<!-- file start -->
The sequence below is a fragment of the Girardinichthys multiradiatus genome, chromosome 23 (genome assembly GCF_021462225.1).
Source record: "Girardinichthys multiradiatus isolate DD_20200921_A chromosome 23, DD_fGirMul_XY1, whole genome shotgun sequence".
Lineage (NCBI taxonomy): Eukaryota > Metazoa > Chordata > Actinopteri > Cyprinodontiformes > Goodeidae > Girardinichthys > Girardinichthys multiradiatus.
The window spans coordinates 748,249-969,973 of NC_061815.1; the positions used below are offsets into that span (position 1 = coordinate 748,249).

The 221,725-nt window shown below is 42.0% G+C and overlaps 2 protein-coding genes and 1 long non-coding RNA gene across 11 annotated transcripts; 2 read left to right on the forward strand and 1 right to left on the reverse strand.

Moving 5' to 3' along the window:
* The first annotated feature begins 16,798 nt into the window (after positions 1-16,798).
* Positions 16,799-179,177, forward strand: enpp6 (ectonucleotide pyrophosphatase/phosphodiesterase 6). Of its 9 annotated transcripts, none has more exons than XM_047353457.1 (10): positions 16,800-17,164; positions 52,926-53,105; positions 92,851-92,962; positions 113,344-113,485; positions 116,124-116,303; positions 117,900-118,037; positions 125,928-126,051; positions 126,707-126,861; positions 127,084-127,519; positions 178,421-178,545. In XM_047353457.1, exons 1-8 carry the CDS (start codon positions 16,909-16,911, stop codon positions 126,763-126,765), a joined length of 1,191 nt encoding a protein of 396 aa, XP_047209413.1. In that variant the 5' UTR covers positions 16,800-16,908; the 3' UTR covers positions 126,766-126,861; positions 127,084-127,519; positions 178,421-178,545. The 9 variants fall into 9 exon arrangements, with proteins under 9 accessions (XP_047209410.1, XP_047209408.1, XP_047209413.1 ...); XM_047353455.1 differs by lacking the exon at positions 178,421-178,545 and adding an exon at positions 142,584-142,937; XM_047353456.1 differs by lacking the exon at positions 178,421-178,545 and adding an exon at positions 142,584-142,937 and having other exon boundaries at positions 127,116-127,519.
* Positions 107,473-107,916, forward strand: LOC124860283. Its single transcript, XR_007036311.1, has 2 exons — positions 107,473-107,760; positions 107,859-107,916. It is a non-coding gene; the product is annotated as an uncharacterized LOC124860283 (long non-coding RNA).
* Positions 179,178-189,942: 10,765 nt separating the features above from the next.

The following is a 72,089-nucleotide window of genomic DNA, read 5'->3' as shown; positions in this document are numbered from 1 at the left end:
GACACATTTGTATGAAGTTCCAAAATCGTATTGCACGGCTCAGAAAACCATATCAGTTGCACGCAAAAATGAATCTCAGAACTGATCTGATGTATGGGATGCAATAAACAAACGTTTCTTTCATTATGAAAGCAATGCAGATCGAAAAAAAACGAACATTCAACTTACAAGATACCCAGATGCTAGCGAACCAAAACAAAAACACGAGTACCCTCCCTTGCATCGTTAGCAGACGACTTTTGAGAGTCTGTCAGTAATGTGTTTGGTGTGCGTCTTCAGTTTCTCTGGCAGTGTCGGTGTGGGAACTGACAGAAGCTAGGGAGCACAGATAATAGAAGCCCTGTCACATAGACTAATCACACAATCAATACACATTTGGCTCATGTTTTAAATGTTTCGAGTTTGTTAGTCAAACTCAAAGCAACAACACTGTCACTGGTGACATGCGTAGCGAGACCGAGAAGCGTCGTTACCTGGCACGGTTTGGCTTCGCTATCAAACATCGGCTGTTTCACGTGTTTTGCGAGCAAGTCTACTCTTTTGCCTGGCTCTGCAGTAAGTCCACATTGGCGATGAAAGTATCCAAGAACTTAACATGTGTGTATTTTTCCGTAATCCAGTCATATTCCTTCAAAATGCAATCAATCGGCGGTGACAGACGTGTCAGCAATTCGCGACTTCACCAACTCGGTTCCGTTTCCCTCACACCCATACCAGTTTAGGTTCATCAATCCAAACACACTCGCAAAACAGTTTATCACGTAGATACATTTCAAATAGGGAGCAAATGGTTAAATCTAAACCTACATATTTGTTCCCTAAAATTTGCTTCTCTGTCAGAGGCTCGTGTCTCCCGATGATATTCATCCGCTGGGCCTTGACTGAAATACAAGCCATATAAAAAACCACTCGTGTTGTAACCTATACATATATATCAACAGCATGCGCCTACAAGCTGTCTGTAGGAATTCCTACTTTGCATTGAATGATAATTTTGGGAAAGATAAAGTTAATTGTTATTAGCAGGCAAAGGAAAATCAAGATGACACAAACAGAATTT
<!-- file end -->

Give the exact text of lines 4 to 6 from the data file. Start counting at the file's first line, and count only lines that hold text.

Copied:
The window spans coordinates 748,249-969,973 of NC_061815.1; the positions used below are offsets into that span (position 1 = coordinate 748,249).

The 221,725-nt window shown below is 42.0% G+C and overlaps 2 protein-coding genes and 1 long non-coding RNA gene across 11 annotated transcripts; 2 read left to right on the forward strand and 1 right to left on the reverse strand.

Moving 5' to 3' along the window: